In the late-'40s, American inventor Paul Bigsby pioneered the electric guitar. The legendary solid-body guitar he built for Merle Travis hugely influenced Leo Fender, as did Bigsby's instantly-recognizable flared headstock. In the '50s, Bigsby focused mainly on his vibrato tailpiece design, but his forward-thinking guitar designs permanently impacted the development of the solid-body electric guitar.
In 1999, Gretsch acquired the Bigsby brand, mostly so they could take over manufacturing and distribution of the famed Bigsby vibrato tailpiece. But in so doing, they also acquired the rights to much of Paul Bigsby's intellectual property, including his innovative solid-body guitar concepts.
In the early 2000s, Gretsch began producing a limited number of Bigsby prototypes, mostly at their Terada, Japan facility. While never officially offered as production instruments, these rare, often one-of-a-kind axes were available in extremely limited quantities for just a few years. Ultimately, the project was abandoned as Gretsch moved in different directions.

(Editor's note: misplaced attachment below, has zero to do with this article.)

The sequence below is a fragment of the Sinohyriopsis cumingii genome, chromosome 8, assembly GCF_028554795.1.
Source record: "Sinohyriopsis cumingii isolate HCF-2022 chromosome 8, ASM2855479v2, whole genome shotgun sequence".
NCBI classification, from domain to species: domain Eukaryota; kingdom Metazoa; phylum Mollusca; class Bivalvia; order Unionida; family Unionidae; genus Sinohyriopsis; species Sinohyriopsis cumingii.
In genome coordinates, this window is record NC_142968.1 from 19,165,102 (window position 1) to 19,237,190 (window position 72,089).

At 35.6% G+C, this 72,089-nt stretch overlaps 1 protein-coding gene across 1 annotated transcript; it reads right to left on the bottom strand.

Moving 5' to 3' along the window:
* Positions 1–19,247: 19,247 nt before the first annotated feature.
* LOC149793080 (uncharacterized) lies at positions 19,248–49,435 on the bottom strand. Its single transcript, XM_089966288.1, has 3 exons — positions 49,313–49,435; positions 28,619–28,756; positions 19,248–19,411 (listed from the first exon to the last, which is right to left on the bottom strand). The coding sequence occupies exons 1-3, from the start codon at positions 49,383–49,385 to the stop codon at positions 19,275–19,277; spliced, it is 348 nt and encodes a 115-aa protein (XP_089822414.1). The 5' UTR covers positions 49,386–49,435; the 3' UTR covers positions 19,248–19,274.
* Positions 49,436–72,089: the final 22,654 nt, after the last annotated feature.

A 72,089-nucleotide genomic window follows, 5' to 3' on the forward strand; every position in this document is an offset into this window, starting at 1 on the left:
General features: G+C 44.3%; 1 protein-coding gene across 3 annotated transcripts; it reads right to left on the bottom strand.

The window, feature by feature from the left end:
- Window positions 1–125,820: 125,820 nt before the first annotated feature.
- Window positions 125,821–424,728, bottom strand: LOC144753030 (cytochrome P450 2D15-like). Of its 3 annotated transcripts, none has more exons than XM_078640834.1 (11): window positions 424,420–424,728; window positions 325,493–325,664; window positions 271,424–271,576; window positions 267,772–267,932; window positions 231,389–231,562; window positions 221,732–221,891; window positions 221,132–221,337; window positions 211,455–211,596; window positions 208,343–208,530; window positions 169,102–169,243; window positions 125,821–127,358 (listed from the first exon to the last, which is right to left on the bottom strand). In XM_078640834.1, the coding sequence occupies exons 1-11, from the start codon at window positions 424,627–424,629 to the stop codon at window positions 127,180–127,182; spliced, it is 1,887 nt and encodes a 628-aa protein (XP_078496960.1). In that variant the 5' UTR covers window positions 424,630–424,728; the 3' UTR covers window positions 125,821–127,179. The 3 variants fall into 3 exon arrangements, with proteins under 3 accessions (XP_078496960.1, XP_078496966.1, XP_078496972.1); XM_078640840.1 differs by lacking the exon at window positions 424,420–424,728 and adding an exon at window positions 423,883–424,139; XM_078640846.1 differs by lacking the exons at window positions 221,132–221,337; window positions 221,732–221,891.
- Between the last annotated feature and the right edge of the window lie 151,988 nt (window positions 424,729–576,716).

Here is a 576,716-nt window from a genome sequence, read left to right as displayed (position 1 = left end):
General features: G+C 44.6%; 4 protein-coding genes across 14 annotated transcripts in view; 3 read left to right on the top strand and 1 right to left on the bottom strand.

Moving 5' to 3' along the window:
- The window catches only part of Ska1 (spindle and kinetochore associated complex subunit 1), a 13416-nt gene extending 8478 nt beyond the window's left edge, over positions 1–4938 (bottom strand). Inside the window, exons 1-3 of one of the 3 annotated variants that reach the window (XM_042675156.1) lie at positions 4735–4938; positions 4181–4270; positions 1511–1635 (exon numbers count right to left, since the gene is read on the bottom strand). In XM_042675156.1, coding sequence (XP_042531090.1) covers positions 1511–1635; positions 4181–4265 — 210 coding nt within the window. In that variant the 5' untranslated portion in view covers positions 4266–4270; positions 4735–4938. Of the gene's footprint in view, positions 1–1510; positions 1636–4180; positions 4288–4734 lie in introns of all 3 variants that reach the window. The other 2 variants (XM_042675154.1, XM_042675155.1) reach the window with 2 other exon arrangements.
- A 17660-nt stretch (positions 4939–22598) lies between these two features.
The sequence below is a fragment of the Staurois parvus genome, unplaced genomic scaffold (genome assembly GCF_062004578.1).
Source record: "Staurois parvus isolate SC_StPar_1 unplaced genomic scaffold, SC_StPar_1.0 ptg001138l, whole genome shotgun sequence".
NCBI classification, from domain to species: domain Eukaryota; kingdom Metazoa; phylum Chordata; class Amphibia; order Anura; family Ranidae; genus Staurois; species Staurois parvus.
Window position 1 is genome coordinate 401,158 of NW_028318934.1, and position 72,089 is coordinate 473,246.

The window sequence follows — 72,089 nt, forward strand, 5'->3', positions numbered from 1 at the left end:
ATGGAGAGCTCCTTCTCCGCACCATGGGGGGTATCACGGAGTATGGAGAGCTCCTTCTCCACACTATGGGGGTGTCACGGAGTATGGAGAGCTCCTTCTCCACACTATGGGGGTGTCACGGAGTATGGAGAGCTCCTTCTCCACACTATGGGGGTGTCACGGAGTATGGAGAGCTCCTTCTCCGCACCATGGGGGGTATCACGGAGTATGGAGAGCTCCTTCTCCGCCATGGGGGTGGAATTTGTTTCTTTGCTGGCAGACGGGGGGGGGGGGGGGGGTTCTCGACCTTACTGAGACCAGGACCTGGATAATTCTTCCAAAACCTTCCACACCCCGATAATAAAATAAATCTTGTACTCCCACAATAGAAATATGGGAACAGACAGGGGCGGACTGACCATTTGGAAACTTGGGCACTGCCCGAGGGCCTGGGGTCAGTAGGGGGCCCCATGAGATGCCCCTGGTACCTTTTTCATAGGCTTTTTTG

According to Bigsby's official website, "Bigsby has produced a very few, limited edition, prototype guitars using many of the design features and ideas originally crafted by Paul Bigsby. The Bigsby prototype guitars are unique and specifications may vary from model to model."
This Bigsby BY48NR prototype appears to have been built around 2001. It features a carved Birdseye Maple top with intense birdseye figuring that absolutely pops. Its maple body is chambered, which reduces weight (only 7 lbs 12.7 oz) and also lends natural acoustic resonance. Its body shape looks a lot like a Les Paul, but it's well-balanced on your lap, and the distinctive Florentine cutaway sets it apart from the rest. For electronics, it uses two of Paul Bigsby's single coil "dog ear" pickups. With an EQ similar to P90s, these pickups pack a ton of clarity and have a wide dynamic range.
We acquired this 2001 Bigsby BY48NR from the Gretsch Family Archives, and although it's a 20-year-old guitar and it shows signs of having been in storage, it's virtually unplayed. The 4th-string bride saddle is cracked, but functional. In general, this guitar feels like it's still brand new. The Birdseye figure on the top is insane, and the Walnut peghead overlay is a nice match. The headstock really is eye-catching—the mother-of-pearl Bigsby inlay is just too cool!